As unemployment goes down and labor force constraints tighten, Homa predicts we will see these trends continue. The most in-demand employees—young, tech-savvy professionals—are increasingly expressing interest in these more engaging, entertaining, but still very prestigious workplaces—and the companies fighting to hire them are rushing to meet their demands.

“Companies are using office spaces as a weapon in the war for talent,” Homa said.

The rise of WeWork

Homa explained that one of his first hooks into following the coworking industry was watching the rise of WeWork, one of the first chain coworking franchises to target large companies with full floor or even full building build out packages and coworking leases.

“They were pioneers,” Homa said. From his perspective (outside the coworking world, at the time), he said he watched WeWork change the nature of real estate—something he’d never seen a company manage to do before.

“It’s changing real estate from a commodity into a consumer product,” he said.

“That scale didn’t exist before,” Homa said. He noted that while earlier global names like Regus had a wide-ranging reach, their target clients were still mostly independent contractors and small businesses, meaning that their spaces were modestly sized.

However, the opportunity to land these large-company clients has become a compelling value proposition for space operators—something Homa believes will continue throughout the next several years.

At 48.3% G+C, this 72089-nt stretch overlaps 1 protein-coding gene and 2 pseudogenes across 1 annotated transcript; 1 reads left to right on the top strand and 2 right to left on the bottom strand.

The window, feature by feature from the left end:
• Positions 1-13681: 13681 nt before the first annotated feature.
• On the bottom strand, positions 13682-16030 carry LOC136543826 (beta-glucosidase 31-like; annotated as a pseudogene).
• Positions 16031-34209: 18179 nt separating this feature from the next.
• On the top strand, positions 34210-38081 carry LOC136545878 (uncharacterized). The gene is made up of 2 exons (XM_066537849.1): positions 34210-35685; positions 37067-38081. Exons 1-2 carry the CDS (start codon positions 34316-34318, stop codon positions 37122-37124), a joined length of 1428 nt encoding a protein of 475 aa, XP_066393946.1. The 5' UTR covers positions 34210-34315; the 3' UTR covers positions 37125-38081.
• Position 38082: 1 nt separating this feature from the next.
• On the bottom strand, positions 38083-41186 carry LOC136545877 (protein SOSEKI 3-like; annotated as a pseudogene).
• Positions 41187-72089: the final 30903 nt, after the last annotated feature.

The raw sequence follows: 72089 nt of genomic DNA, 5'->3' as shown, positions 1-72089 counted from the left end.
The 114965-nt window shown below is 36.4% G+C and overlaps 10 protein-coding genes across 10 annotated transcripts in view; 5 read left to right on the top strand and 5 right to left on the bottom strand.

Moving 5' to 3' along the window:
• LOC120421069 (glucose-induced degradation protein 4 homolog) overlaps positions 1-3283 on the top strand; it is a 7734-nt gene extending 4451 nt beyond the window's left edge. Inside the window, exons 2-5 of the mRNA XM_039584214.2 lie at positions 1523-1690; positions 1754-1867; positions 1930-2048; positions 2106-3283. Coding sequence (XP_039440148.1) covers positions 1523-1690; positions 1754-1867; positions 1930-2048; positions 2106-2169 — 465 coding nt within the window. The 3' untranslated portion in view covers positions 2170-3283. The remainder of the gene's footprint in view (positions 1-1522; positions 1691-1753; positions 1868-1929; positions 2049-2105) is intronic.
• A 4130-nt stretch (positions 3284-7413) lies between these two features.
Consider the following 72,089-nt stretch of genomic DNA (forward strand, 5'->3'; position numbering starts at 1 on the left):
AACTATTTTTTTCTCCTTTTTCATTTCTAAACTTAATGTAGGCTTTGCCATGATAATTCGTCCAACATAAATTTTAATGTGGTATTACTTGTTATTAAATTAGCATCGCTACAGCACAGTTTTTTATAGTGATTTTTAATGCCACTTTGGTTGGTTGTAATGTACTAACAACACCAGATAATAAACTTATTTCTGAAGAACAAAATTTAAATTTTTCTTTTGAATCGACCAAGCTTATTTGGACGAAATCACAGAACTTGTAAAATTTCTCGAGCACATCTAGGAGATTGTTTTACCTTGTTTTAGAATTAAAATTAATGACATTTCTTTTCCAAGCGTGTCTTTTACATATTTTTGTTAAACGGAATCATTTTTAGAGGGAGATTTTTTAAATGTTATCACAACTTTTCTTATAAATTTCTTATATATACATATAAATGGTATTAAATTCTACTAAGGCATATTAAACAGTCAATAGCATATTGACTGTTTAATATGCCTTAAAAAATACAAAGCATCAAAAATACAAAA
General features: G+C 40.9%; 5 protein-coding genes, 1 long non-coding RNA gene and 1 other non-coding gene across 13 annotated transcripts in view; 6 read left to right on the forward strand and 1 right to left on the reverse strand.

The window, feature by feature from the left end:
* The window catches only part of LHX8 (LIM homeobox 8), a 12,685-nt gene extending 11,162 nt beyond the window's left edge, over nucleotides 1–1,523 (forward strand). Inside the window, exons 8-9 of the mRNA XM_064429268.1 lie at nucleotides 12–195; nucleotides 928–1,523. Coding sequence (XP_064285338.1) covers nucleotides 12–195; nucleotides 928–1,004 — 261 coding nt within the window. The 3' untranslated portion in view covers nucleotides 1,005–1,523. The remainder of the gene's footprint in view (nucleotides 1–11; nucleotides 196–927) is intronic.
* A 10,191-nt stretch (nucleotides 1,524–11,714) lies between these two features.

Small Operators and the Future of Coworking

What does this mean for small operators? Homa said the trend toward larger clients in coworking makes the hospitality-minded nature of coworking more important than ever before—especially for small space operators.

Considerations such as site selection—although already a nuanced and often difficult decision—is now more critical than ever. Especially for smaller brands, site location, street presence, and overall visibility can mean the difference between attracting a larger company to the space or not.

Great customer service is just as important, however. The sense of community and top-tier customer service remain key parts of the draw of coworking, so making sure staff is hospitable and well-equipped as well as focusing on social programming and other community-building events can be key.

As we make the shift from work/life balance to work/life integration, it is becoming more and more important to workers to have a space where that integration is an organic part of their workdays. Coworking is already on the cutting edge of offering this blend—and thus, the hospitality side of the industry will continue to remain crucial to successful spaces.

Scaling Coworking

As coworking continues to cater to larger clients, however, Homa said the spaces that serve them will also need to grow. During his first year on the board, Homa said he has found the GWA to be agile in its approach to the changing industry—especially in terms of trying to bring adjacent industries together in conversation about how to create the best spaces going forward.

Because of his work with JLL, Homa said he knows having many perspectives guiding decision-making is important. “There’s really no dimension of this industry that JLL would not bring some level of expertise,” he said.

Going forward, he said he hopes to see more and more institutional participation in the GWA, with other stakeholders—including (but not limited to) operators of large coworking brands—joining the conversation about how to manage the constantly changing sector and poise members for growth and success.